Mother, son die in freak tree accident in N.J.
Christmas morning should be a time for unwrapping presents, preparing for an afternoon meal, and enjoying the company of close family and friends. This year, the peace of those special hours came to a sudden halt when a terrible overnight accident claimed the lives of two beloved members of Boston’s tight-knit Haitian American community.
On February 12, 2009, an extremely amazing man left his family and this world due to complications resulting from a blood clot and subsequent stroke. He was my father, a person whom I loved, respected and cherished dearly. He was a family man, a person who greatly believed in education and most importantly a man of God. Rest in peace dad, I’ll continue to hope, aspire and act in a fashion that can result in me being at least half of the man that you were.
Q. I’m planning on a vacation trip out of the United States soon. Is there anything in particular that I should keep in mind?
A. You didn’t mention your immigration status, which is, of course, a key fact. In any event, as it happens US Customs and Border Protection (CBP – the officials you encounter when entering the US) have just released a list of travel tips because this is spring break season at US colleges. Here is what they said:
The US men's soccer team will play Haiti in a first-round match of the CONCACAF Gold Cup at Gillette Stadium. The July 11 game will start at 7 p.m. and be followed by a match between Honduras and Grenada.
The US, Haiti, Honduras and Grenada make up Group B in the 12-team tournament that gets under way on July 3. Gillette Stadium in Foxborough is one of 13 venues for the biennial tournament.
The Gold Cup final will be played July 26 at Giants Stadium.
Children running around naked and washing themselves in puddles in dirt roads, outside homes made of aluminum siding and cinderblocks. Those were some of the images that remain stuck in state Rep. Marty Walsh’s mind after his five-day trip to Haiti last month. Walsh joined fellow state Reps. Marie St. Fleur and John Quinn, education officials from UMass-Boston and Westfield State and others on the trip to the Caribbean country.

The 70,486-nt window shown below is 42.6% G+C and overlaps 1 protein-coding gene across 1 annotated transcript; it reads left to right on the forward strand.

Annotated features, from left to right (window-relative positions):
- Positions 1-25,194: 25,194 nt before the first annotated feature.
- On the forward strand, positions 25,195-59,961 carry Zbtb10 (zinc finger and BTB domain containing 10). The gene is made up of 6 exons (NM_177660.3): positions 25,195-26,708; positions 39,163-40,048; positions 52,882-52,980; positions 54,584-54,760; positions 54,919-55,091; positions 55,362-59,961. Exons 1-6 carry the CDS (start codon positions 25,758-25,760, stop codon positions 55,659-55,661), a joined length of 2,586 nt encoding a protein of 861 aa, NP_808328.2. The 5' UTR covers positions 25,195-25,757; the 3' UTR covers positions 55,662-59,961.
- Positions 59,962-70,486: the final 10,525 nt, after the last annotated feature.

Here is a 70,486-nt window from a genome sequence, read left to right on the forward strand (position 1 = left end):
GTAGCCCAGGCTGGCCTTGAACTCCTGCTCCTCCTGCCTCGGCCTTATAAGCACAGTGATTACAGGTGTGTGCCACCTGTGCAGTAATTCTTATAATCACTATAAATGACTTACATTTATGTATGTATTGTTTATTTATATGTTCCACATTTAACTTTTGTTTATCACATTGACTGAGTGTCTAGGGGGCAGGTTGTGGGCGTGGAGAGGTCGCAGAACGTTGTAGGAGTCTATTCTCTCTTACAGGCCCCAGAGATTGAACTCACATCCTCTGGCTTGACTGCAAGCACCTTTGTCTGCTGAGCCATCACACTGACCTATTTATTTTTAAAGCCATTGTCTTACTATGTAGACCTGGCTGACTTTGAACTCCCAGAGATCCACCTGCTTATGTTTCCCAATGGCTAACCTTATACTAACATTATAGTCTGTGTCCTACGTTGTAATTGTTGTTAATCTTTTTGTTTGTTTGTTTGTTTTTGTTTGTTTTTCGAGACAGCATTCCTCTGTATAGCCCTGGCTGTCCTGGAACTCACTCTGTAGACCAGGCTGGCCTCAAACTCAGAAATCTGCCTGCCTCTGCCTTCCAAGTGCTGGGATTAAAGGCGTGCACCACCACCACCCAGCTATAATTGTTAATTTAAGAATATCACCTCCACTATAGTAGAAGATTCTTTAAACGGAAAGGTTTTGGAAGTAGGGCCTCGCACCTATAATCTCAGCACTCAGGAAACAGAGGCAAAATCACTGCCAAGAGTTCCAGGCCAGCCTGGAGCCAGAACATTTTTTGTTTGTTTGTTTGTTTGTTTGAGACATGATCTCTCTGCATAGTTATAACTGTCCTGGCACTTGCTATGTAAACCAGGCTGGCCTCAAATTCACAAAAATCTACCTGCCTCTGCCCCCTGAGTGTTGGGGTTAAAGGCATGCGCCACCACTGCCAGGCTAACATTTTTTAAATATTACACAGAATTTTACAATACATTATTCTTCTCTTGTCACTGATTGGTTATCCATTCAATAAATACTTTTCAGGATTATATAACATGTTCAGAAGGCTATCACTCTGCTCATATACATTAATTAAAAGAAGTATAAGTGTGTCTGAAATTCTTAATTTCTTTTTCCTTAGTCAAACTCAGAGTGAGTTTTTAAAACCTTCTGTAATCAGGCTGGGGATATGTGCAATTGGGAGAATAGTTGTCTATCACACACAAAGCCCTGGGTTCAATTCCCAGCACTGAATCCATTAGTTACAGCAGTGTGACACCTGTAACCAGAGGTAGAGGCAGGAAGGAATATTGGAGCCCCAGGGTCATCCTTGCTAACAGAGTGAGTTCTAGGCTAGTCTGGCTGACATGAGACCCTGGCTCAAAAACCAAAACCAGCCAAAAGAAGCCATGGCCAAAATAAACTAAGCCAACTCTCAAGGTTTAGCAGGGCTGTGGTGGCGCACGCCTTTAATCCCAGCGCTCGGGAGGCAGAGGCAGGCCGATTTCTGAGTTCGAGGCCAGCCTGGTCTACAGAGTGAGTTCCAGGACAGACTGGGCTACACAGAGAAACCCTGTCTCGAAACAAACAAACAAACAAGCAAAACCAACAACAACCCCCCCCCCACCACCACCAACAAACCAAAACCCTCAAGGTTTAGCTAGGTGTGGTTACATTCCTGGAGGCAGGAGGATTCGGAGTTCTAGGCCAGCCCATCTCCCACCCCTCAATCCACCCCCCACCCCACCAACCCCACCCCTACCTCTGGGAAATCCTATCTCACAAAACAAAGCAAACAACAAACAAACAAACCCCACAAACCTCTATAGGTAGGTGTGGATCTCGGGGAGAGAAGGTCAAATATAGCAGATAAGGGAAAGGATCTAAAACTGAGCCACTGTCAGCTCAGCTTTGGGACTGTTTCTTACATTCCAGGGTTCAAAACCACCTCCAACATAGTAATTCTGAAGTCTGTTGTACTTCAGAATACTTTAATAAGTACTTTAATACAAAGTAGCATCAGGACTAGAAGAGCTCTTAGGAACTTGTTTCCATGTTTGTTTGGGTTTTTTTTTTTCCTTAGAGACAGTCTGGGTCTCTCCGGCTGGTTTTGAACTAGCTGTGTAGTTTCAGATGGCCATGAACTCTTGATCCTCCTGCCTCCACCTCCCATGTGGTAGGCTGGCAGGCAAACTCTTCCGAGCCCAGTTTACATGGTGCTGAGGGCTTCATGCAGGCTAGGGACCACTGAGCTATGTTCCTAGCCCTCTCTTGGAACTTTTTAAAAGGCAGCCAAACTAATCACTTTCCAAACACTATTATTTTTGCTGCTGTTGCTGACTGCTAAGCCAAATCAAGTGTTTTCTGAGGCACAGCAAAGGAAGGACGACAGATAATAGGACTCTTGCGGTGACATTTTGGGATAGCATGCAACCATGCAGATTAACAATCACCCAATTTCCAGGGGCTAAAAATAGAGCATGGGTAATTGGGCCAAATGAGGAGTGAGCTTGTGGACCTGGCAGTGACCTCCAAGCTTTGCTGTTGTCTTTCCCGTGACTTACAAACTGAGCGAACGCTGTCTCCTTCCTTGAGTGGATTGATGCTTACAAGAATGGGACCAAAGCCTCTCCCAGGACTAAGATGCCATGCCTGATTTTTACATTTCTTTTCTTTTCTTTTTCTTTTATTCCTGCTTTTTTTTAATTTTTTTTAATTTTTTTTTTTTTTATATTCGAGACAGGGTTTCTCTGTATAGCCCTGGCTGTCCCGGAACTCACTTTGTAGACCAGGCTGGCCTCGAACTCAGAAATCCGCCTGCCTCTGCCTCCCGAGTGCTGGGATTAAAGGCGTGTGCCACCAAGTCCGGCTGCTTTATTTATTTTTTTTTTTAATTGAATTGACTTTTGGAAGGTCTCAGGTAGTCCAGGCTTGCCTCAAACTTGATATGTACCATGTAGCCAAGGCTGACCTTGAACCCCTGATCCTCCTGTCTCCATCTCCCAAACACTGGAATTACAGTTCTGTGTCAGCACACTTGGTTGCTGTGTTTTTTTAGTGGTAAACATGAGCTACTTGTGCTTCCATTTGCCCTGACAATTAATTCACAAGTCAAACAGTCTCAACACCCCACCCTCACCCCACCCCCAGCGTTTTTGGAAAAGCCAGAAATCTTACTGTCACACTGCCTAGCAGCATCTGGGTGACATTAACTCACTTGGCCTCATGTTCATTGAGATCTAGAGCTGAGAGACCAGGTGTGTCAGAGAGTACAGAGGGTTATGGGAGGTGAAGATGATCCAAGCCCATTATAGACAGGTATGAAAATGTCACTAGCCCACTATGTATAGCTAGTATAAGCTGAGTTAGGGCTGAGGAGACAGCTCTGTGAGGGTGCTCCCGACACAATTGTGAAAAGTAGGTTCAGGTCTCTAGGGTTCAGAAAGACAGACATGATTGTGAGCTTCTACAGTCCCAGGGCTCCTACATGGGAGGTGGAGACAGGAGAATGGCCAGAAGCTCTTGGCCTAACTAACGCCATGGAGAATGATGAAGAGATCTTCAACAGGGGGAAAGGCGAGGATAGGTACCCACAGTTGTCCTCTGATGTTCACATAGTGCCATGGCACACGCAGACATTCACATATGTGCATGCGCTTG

“There’s blocks and miles and miles and miles and miles of poor people,” Walsh said after returning on Sunday. “The poverty was just so unbelievable.”
There is no earthly antidote for the pain visited upon the Revelus family. The bloody rampage by Kerby Revelus that senselessly wiped out two young lives —Bianca and Princesse— and necessitated the loss of a third— Kerby’s — at the hands of police officers is a tragedy of unprecedented proportions for this community.
Last December, in the waning days of the Bush administration, the United States government once again began deporting Haitians who had been living in the US. The US Immigration and Customs Enforcement agency (ICE) had suspended so-called “removals” in September due to the wave of deadly hurricanes that struck the island nation last summer. Some 30,000 Haitians have been ordered to leave the US as a result of the decision. Of that number, about 1,400 are considered “criminal aliens”, according to ICE.
James Eliscar and Daniel Jean-Philip are among the many college students nationwide who’ll soon be in sunny destinations for their spring break – but life won’t be a beach for these two.
Instead, they will be planting 500 trees in Haiti, in the city of Hinche, during the week of March 14-22. The mayor of Hinche will be on hand to welcome them, and the town’s high school students will help them plant the trees.
A new US air carrier will open up a direct gateway from New York to Port-au-Prince this summer, a move directly aimed at the burgeoning Haitian-American middle class. Delta Airlines will launch daily flights between John F. Kennedy airport and Port-au-Prince on June 20, ending a long monopoly on the Haiti travel market dominated by American Airlines.